Sneaking is thankfully bound to a button, hold triangle on the right wand to toggle sneak mode (tap to jump) I was worried I would have to physically crouch down and I am no young spring chicken!
There are a few anti-VR sickness measures all of which I turned off, my first session was two hours long, my second just over an hour at no point did I feel even remotely sick.
You have 1-for-1 control of your sword and shield and it feels pretty good, however to block you need to move the shield in front of you or the sword in a horizontal pose, no epic sword fights parrying blades sadly (I fear that may be a limitation of the engine and unlikely to be fixed).
By my third stream, however, I was really quite liking the melee combat, though I prefer magic or the bow.
With bow and arrow, it is much more fluid and dynamic, while I have struggled to hit my target that is more a lack of skill on my part and less an issue with the game mechanic. Yep, skill is needed to use the bow accurately, not a stat or anything like that but practice and time with the bow, to me that is very cool. I look forward to being able to shoot the wings off a butterfly at 100 feet (at the minute I can just about hit the barn side of a barn).
Magic, oh man, if you watch the first play stream recording you will see me whoop for joy as I unleash a torrent of lightning from my hands like a Sith Lord, what is more as mentioned further up you can aim one hand at one enemy and another at a second enemy. You can also wield staffs and in vr that adds a whole new level of awesome to the game, a weapon that I was oft to ignore.
Magic and bows are clearly the stars here.
Lefties, when the game loaded I was asked to choose my main hand, this leads me to believe that my left-handed gamer pals have been given love and support too.
ROOMSCALE / ENVIRONMENT / GRAPHICS
Here is where the hit comes a little, the resolution of the game has been reduced when compared to the special edition. This is expected in VR and you mostly will not notice once engrossed in the game (during my third stream it barely registered). It is also worth noting I only really experienced any annoyance with the lower resolution when in the outside areas and things at a distance. I am hopeful a patch will come out for PlayStation Pro to improve the resolution a little however it does not spoil the game.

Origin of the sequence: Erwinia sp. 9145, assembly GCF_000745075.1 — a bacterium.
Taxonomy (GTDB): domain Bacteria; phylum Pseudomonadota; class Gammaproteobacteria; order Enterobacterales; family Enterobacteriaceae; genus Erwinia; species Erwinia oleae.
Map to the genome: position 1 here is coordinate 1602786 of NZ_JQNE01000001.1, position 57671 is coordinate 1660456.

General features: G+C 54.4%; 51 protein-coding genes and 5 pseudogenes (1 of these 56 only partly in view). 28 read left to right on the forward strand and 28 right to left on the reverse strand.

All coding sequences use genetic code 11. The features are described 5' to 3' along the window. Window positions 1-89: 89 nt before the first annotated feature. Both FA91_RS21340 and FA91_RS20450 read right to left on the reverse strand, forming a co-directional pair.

Being inside one of your favourite games is very cool, and in the second part of my lets play I got to do my first dragon fight, it was fantastic seeing it flying around and loosing arrows at it. Of course those familiar with the games start will also know to look forward to an up close and personal experience.
No issues at all, no crashes, no massive frame drops, no bugs beyond a small graphical one with far textures (and that happened only once).
Bethesda did a really good job here.
There is a full tutorial at the start which teaches you the basics and an in-game help functionality. Most of the time buttons you need to press are listed on the screen along with which hand. It still took me a while to see the favourites button and I still hit the wrong button a lot but it is a large complicated game (finally a full massive VR game).
I would say it is as intuitive as it needs to be.
Skyrim is an old game that has been released in many formats. You may baulk at the full price tag however, this is the full game and all the DLC’s fully playable in VR, that is some major game time ahead of you. Skyrim VR is well worth the cost of admission and shows us there is some real hope for the future of Virtual reality.
This is a very promising sign for the future of VR.
- It is Skyrim in VR!
- The first full big name VR game.
- Firing spells from both your wands at different targets make you feel godlike.
- Bethesda clearly has not done a quick dirty port and have instead focused on a lot of the design choices/conversions.
- The bow mechanics mean you will need a real skill at using it fully.
- Holding the pickup button on an object allows you to move it about, cannot wait to decorate my ingame home! (yes I know how that sounds)
- All the DLC is included
- It does not have content club
- Multiple movement and anti-VR sickness methods.
- One of the DLC’s lets you ride dragons, I can not wait to do that in VR!
- The method used for displaying books is both cool looking and practical, allowing you to actually read the books.
- No mod support at launch (yeah that is pretty major, we had to fight tooth and nail to get mod support on the special edition on PS4 and to have that yanked away from us is painful)
- The resolution could be higher.
- Some of the design choices feel strange in VR (the UI for one takes getting used to)
- The High price makes me believe there will be further patches and support if there is not then this will be way more of an issue then it is now.
- You can not actually shout the shouts (the PSVR HMD has a built-in mic, the PlayStation has built-in voice recognition, how did this get overlooked?)
- We have no eta on mod support (I know mod support listed twice but it really is important and a lack of eta is very worrying)
- No killcams, I was looking forward to feeling like I was flying with the arrow as it hits my target or to step out of my body for a second and witness an epic finisher. I understand why they removed it (break from immersion) but I wish they had made it an option.